PopUp Café at the Italian Cultural Institute in Stockholm

The participants to the event included many Italian expats who have made Sweden their home but also many locals that for one reason or another fell in love with Italian culture and took any opportunity to practice their Italian.

Over a hundred guests attended the celebrations

We designed the stand so that the coffee machines were facing the public and not the baristas. Our idea was to teach people to make Italian espresso themselves – for each other! After all, our hashtag is #EspressøYourself so what better way to promote the company ethos than by encouraging people to get a hands-on experience in espresso making and interact with others around them?

Luckily Ismaele Rombi, La Tazza d’Oro’s coffee expert, was on hand to supervise the many amateur baristas who were keen on learning how to make good coffee like in an ‘Italian Bar’. Italian espresso nowadays can be enjoyed across the world as long as the ingredients are of good quality and you have the right tools to make it. For the occasion we collaborated with the Italian household brand ‘DeLonghi’ who lent us their grinder and espresso machines that together with our own ‘Adesso Espresso’ capsule machine delivered fantastic espressos to the many enthusiasts.

Ismaele Rombi (left) sharing his knowledge on good espresso making

A few hours and 200 coffees later, the party ended. It was a great evening and the team at the Institute really did a phenomenal job in organising such a popular event. Driving back to Uppsala we reflected on the many interesting conversations we engaged in, the many stories of people who love ‘il Bel Paese’, the feedback and encouragement many gave us. We felt a sense of satisfaction. On a cold and dark winter evening we brought the taste and atmosphere of a ‘bar della piazza‘ to a location so very far from Italy, yet so strongly connected to it.

The team: Edwin Oldfield, Ismaele Rombi and Alexander Maxia

Thanks to the team at the Italian Cultural Institute, Ismaele Rombi and DeLonghi Nordics for making this PopUp Café such a success. See you next time?

Brown [Coffee] Friday

Last week was Black [Coffee] Friday so this week is brown coffee.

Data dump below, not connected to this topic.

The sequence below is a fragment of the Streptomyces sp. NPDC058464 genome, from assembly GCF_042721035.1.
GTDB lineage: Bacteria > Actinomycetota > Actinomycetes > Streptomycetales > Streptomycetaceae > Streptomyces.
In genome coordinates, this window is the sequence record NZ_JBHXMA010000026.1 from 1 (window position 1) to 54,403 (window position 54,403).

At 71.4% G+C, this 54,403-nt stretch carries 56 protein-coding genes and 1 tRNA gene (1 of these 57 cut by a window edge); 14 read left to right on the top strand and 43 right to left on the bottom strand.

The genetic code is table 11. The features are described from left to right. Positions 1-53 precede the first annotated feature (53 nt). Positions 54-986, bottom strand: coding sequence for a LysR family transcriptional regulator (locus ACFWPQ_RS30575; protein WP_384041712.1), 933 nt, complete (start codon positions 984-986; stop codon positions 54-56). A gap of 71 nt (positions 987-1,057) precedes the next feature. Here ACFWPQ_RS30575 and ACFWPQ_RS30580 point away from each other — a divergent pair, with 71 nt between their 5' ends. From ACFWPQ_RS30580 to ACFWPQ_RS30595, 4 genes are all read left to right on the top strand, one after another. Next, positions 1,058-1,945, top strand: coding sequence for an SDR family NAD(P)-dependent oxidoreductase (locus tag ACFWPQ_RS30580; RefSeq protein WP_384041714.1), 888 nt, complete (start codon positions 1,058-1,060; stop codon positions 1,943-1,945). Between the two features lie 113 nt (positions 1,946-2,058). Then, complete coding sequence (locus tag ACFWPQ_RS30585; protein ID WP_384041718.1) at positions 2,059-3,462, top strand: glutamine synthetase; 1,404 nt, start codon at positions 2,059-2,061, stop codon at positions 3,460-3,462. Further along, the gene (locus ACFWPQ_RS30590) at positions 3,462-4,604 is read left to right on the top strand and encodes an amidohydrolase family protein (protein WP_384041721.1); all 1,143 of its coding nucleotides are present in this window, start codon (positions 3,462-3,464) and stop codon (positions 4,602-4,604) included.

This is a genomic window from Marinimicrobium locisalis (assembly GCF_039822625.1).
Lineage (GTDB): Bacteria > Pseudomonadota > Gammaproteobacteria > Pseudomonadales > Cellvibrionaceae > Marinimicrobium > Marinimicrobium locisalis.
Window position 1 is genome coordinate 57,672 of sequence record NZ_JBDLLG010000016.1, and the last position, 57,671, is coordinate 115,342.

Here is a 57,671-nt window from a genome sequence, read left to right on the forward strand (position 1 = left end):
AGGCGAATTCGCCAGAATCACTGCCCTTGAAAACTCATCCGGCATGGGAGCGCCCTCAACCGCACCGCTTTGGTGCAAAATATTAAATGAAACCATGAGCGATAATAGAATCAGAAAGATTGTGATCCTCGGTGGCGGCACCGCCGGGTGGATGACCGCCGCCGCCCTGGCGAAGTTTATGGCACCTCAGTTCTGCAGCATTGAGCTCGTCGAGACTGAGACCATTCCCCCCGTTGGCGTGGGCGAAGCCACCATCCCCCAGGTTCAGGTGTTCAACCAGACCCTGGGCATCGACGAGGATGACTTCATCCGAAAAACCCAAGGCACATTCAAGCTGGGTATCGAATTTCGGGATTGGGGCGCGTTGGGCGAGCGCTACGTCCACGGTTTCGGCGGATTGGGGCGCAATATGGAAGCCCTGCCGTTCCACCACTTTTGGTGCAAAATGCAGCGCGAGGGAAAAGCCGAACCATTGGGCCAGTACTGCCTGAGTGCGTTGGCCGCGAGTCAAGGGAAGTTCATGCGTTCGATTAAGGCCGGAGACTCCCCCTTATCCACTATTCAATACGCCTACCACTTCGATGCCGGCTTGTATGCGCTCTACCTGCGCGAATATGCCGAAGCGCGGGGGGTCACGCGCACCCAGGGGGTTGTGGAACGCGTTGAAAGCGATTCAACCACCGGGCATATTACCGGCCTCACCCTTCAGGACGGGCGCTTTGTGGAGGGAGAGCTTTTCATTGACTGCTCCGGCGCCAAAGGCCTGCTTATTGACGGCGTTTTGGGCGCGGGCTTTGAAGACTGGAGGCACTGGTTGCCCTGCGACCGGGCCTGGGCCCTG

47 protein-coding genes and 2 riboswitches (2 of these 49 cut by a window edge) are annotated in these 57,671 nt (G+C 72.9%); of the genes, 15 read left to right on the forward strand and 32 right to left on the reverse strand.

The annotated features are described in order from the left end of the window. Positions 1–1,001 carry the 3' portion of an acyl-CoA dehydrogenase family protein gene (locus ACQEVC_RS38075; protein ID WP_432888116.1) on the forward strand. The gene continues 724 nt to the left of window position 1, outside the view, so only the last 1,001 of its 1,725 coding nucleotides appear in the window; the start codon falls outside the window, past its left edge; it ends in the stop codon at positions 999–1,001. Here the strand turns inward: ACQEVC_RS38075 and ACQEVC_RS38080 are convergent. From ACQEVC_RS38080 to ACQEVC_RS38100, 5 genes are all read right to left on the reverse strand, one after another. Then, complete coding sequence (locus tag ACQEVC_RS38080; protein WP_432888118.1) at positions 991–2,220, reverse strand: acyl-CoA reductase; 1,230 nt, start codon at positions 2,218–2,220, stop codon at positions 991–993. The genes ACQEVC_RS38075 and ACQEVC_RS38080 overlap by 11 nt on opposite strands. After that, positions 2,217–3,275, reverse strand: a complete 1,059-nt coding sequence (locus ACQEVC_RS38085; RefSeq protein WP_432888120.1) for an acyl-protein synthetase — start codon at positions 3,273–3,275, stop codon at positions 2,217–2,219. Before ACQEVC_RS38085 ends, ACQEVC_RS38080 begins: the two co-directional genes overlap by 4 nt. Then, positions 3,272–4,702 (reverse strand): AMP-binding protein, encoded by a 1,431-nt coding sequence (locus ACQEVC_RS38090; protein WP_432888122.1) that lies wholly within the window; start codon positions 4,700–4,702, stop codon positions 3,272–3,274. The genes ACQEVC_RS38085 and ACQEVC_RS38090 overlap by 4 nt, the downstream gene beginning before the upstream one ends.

In Sweden many have a common belief that the darker the coffee is the stronger it is and also the better.

Obviously it is a fact of taste but true Italian espresso coffee is not black but is a light shade of brown, at least on the surface.

Why?

Because of the ‘crema’ which comes naturally when the water comes out of an espresso machine at a high pressure.

This ‘crema’ effect does not happen when you make coffee at home with a classic Italian ‘moka pot’ as it is a different coffee making system.

 

Did you know that technically moka made coffee is not called espresso coffee? Even though it is the most common household coffee available in Italy, it is referred to as ‘caffé’ – coffee.

Which do you prefer? Moka coffee or espresso?

 

Event: ‘Espresso Yourself’ – Uppsala

Ever wondered what’s the secret behind a great tasting Italian coffee? Love the barista made cappuccino but at home the froth never comes out right?

This is your chance to find out what makes a good Italian coffee and gain tips from a professional on how to become your own barista.

Join Lost in a Cup and La Tazza d’oro for an evening where all will be revealed about espresso coffees, latte art, Italian coffee tradition and much more.

You will get the chance to see Italian coffee expert and barista trainer Ismaele Rombi working his magic. He came especially from Italy to showcase great coffee so make the most of his tips! Feel free to ask him for advice and find out what it takes to make great tasting coffee, even at home or in the office.

 

There will also be the opportunity of tasting La Tazza d’oro coffee which is roasted in Cagliari, following 80 years of Italian espresso tradition. Discover one of the most renowned coffee brands in Sardinia that is now available on the Swedish market.

The event will be hosted in the beautiful Hamnpaviljongen Restaurant in the centre of Uppsala, just by the river.

Entry is Free of charge but you need to fill in the form and let us know how many will attend. If you no longer can make it, please let us know asap! The number of spots at the event is limited.

Click here to be re-directed to the RSVP form

More Info:

Facebook event

Hamnpaviljongen Restaurant website

Black [Coffee] Friday

Today is “Black Friday“!

Here at Lost in a Cup prices and philanthropist mission stay the same today as everyday of the year, so there will be no discounts on the products sold.

However we do strongly encourage people to celebrate today by having ‘black coffee’. 

We believe that a good cup of black coffee tastes more authentic and is more rewarding than any percentage of discount a retailer can give.

Many put milk or sugar, or both in coffee but it’s good to have a pure, black coffee to really appreciate its taste.

The simplicity of the flavour, appreciated even more if lukewarm, is something rather special. Often our lives are complicated with too many extra things but every so often if we just stripped it down to the basics, the essentials then we would really appreciate what we have.

It is a naked coffee, you appreciate every detail, both good and bad.